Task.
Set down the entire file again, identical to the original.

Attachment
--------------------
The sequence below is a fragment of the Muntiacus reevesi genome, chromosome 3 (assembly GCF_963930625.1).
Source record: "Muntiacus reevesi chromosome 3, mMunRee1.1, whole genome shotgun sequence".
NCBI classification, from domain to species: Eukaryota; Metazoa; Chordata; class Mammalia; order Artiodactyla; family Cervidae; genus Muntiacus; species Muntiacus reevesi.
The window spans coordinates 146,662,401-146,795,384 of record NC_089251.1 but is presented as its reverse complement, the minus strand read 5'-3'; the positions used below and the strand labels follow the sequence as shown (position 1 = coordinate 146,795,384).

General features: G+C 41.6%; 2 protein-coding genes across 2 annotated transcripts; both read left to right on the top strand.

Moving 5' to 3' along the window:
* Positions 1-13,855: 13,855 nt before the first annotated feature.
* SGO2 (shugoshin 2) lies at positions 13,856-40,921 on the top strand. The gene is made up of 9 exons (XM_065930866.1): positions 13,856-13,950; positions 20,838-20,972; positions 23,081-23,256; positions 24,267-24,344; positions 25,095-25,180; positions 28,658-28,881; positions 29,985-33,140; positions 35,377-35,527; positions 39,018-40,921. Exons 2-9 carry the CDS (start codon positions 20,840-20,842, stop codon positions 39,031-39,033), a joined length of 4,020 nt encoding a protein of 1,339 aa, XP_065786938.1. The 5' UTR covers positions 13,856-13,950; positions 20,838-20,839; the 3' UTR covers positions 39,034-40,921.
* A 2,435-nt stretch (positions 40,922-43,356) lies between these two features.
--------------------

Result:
The sequence below is a fragment of the Muntiacus reevesi genome, chromosome 3 (assembly GCF_963930625.1).
Source record: "Muntiacus reevesi chromosome 3, mMunRee1.1, whole genome shotgun sequence".
NCBI classification, from domain to species: Eukaryota; Metazoa; Chordata; class Mammalia; order Artiodactyla; family Cervidae; genus Muntiacus; species Muntiacus reevesi.
The window spans coordinates 146,662,401-146,795,384 of record NC_089251.1 but is presented as its reverse complement, the minus strand read 5'-3'; the positions used below and the strand labels follow the sequence as shown (position 1 = coordinate 146,795,384).

General features: G+C 41.6%; 2 protein-coding genes across 2 annotated transcripts; both read left to right on the top strand.

Moving 5' to 3' along the window:
* Positions 1-13,855: 13,855 nt before the first annotated feature.
* SGO2 (shugoshin 2) lies at positions 13,856-40,921 on the top strand. The gene is made up of 9 exons (XM_065930866.1): positions 13,856-13,950; positions 20,838-20,972; positions 23,081-23,256; positions 24,267-24,344; positions 25,095-25,180; positions 28,658-28,881; positions 29,985-33,140; positions 35,377-35,527; positions 39,018-40,921. Exons 2-9 carry the CDS (start codon positions 20,840-20,842, stop codon positions 39,031-39,033), a joined length of 4,020 nt encoding a protein of 1,339 aa, XP_065786938.1. The 5' UTR covers positions 13,856-13,950; positions 20,838-20,839; the 3' UTR covers positions 39,034-40,921.
* A 2,435-nt stretch (positions 40,922-43,356) lies between these two features.